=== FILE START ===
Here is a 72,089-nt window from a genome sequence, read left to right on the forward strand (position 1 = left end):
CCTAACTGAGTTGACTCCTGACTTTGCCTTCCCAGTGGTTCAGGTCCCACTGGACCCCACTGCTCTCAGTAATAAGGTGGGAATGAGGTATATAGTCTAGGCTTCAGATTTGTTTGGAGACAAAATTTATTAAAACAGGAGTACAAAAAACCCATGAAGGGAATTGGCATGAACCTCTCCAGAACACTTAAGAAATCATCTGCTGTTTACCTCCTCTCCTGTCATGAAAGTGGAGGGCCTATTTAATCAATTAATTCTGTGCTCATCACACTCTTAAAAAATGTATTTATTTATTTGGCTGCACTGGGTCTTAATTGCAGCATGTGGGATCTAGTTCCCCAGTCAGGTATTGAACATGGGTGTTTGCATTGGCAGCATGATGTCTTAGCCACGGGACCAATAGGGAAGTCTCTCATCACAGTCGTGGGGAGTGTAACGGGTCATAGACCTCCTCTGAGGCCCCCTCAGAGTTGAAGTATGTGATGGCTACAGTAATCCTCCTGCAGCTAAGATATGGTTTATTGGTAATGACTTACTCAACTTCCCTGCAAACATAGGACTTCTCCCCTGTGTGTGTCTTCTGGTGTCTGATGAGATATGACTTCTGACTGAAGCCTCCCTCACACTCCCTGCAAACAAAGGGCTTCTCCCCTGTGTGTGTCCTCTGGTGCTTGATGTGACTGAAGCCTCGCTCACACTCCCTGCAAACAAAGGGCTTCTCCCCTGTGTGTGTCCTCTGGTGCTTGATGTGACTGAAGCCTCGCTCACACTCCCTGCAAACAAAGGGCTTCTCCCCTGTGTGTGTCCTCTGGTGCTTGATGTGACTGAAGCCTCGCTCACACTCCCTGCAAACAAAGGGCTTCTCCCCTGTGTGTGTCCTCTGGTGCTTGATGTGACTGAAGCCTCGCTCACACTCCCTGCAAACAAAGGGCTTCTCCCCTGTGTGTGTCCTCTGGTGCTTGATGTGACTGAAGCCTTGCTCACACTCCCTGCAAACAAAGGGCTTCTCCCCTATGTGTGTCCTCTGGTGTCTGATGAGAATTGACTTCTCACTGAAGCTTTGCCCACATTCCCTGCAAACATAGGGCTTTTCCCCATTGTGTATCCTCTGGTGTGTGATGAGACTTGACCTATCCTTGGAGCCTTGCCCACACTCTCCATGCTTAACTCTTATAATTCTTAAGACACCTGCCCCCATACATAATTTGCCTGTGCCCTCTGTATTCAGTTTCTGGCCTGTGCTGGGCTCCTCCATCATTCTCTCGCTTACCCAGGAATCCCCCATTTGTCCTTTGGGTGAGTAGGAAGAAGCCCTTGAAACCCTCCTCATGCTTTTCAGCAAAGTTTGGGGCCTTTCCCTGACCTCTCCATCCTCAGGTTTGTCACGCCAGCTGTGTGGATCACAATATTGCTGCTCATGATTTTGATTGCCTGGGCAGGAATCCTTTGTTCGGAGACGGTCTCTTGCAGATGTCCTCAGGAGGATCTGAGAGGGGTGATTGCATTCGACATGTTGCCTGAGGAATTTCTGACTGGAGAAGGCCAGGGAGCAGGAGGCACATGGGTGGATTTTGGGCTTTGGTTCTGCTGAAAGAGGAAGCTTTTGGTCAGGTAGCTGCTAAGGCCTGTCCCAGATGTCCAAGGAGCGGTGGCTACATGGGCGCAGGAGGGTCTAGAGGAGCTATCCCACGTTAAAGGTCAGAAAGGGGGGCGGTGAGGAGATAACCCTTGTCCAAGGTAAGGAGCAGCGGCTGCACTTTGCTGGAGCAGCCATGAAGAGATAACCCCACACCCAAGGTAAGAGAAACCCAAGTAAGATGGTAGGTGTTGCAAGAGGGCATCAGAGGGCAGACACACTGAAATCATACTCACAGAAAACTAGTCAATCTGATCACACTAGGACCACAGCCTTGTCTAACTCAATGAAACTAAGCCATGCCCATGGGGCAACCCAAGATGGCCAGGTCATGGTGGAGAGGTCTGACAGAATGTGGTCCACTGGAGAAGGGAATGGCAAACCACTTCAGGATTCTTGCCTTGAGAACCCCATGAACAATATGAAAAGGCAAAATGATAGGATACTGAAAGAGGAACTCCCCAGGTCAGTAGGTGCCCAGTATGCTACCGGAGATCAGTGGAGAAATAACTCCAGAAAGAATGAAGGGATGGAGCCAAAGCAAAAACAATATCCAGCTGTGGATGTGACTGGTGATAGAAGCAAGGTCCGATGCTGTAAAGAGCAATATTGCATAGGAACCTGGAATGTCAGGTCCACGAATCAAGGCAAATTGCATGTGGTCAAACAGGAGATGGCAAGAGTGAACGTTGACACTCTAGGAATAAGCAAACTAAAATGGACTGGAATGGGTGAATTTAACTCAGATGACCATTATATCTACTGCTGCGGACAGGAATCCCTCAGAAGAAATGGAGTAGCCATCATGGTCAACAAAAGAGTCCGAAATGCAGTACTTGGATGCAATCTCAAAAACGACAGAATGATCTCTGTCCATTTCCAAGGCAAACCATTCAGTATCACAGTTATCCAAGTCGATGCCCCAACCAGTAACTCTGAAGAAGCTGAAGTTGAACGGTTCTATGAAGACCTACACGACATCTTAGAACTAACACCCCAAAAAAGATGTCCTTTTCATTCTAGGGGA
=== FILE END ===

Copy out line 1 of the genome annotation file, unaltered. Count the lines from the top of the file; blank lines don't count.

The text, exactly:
Here is a 72,089-nt window from a genome sequence, read left to right on the forward strand (position 1 = left end):